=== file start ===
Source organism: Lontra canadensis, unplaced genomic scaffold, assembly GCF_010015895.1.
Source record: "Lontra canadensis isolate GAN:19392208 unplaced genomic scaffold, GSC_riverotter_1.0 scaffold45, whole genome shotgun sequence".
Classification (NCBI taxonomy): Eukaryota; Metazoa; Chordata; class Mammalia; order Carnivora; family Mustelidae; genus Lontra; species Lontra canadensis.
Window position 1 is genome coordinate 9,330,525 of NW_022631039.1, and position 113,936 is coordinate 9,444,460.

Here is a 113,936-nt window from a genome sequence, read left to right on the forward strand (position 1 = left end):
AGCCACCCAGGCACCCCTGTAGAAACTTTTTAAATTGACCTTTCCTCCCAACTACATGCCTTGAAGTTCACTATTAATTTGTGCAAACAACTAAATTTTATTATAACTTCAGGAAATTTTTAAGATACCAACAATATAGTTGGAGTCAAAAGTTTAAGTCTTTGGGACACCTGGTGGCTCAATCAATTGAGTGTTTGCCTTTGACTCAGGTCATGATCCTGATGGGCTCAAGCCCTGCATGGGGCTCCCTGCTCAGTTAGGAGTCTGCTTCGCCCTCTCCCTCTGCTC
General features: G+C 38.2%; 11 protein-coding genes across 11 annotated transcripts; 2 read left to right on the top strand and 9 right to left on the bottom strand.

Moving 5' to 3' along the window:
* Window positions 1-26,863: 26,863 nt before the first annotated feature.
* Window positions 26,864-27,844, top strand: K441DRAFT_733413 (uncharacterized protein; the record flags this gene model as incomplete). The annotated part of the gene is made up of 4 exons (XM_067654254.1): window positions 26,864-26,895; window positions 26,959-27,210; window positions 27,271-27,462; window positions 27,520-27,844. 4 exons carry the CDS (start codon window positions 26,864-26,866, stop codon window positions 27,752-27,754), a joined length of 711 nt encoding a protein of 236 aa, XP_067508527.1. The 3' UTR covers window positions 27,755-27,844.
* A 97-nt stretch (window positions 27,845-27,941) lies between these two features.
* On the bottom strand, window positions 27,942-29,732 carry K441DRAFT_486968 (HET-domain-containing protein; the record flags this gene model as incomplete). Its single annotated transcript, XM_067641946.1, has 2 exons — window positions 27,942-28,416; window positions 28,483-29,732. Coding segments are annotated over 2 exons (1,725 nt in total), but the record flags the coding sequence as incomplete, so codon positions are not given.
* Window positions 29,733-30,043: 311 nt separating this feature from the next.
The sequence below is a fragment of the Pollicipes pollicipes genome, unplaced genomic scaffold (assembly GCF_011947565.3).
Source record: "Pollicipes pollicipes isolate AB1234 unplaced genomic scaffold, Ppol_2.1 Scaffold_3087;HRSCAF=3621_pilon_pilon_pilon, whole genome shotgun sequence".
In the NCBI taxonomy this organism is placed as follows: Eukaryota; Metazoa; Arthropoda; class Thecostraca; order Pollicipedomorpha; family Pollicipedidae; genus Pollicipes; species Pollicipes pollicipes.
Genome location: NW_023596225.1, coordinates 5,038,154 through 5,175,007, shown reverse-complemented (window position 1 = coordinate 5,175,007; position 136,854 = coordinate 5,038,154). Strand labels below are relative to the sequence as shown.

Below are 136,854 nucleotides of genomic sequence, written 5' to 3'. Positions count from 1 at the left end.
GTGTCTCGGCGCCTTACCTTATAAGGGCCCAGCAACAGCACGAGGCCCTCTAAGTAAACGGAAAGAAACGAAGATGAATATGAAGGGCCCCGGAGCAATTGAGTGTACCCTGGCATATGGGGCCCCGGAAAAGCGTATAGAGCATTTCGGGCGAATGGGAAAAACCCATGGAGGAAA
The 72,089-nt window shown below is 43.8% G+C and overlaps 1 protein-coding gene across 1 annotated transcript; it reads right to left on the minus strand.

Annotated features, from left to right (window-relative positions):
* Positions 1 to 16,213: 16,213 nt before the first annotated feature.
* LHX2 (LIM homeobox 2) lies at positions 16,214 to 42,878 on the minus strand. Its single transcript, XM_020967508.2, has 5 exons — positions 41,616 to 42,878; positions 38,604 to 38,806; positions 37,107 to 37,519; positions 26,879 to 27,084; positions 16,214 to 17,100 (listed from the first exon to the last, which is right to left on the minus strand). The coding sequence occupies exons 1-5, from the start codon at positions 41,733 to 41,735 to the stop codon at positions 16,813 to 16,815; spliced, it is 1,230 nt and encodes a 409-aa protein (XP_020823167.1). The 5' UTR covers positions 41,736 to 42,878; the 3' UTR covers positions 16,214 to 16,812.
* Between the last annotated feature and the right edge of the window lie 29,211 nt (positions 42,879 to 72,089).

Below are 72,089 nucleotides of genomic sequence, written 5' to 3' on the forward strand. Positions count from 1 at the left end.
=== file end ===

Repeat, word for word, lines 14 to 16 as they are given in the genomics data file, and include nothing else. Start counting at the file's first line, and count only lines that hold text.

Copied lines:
The sequence below is a fragment of the Pollicipes pollicipes genome, unplaced genomic scaffold (assembly GCF_011947565.3).
Source record: "Pollicipes pollicipes isolate AB1234 unplaced genomic scaffold, Ppol_2.1 Scaffold_3087;HRSCAF=3621_pilon_pilon_pilon, whole genome shotgun sequence".
In the NCBI taxonomy this organism is placed as follows: Eukaryota; Metazoa; Arthropoda; class Thecostraca; order Pollicipedomorpha; family Pollicipedidae; genus Pollicipes; species Pollicipes pollicipes.